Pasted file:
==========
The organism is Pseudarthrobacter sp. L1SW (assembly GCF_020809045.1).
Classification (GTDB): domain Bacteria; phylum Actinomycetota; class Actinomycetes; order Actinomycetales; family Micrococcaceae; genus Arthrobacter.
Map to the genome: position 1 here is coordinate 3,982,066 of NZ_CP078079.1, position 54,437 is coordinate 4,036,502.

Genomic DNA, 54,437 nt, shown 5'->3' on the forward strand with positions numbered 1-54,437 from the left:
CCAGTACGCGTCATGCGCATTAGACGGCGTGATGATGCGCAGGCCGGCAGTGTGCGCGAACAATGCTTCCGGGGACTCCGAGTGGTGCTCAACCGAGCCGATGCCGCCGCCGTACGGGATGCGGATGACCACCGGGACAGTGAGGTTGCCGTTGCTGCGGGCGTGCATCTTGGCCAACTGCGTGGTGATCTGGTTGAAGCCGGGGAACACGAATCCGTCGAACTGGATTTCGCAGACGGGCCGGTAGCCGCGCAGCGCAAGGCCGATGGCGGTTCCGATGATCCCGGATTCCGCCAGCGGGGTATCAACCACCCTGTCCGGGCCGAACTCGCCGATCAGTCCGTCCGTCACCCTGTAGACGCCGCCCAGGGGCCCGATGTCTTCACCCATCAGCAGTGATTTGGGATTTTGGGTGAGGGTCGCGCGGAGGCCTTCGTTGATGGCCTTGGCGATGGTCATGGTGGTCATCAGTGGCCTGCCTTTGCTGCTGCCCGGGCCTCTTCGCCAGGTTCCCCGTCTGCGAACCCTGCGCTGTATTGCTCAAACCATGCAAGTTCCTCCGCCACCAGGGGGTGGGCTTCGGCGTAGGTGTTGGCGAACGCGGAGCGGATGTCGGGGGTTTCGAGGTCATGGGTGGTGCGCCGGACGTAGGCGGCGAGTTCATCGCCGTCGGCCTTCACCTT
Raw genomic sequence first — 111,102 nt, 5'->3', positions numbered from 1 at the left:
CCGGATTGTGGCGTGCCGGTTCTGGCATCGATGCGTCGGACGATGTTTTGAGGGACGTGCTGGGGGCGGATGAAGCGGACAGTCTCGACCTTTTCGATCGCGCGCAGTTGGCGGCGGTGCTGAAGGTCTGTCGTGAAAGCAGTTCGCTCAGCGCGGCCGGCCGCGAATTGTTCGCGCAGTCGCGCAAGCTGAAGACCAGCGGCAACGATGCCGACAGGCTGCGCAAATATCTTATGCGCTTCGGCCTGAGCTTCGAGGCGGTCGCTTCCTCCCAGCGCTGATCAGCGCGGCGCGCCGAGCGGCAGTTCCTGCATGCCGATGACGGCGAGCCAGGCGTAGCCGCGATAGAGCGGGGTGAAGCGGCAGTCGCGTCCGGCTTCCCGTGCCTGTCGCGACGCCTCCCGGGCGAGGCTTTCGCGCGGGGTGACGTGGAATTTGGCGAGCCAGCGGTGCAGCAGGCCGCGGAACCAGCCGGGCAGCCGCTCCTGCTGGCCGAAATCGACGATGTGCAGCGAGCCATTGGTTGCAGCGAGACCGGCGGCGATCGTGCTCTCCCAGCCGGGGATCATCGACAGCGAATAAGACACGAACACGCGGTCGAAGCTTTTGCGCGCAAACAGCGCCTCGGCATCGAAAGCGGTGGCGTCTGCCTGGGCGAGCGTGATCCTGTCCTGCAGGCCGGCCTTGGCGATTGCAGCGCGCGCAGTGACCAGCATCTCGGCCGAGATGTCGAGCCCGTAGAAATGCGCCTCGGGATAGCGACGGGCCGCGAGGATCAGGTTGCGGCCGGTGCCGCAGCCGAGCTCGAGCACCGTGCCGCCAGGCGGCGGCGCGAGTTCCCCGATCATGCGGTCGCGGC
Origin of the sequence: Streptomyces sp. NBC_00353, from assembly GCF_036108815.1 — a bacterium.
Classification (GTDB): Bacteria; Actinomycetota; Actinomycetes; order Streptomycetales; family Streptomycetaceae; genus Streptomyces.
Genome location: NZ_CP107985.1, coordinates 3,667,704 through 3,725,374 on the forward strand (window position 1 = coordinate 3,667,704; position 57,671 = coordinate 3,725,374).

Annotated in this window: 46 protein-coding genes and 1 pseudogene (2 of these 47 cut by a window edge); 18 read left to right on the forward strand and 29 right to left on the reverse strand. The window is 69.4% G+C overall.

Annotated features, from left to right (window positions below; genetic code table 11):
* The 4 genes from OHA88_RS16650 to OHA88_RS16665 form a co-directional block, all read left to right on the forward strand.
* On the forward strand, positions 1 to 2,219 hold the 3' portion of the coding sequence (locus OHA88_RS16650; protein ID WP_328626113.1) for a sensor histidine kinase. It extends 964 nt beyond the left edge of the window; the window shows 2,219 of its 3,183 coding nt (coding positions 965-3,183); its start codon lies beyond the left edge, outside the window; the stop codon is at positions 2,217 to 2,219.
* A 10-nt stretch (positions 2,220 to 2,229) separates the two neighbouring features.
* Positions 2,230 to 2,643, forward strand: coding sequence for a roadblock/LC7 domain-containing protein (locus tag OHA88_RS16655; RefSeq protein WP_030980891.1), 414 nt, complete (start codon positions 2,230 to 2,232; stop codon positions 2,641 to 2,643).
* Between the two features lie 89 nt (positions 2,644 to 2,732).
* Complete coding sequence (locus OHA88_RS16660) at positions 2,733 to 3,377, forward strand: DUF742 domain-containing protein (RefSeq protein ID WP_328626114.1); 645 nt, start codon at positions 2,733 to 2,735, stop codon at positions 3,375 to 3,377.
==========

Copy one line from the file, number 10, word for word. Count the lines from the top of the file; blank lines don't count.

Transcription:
Genome location: NZ_CP107985.1, coordinates 3,667,704 through 3,725,374 on the forward strand (window position 1 = coordinate 3,667,704; position 57,671 = coordinate 3,725,374).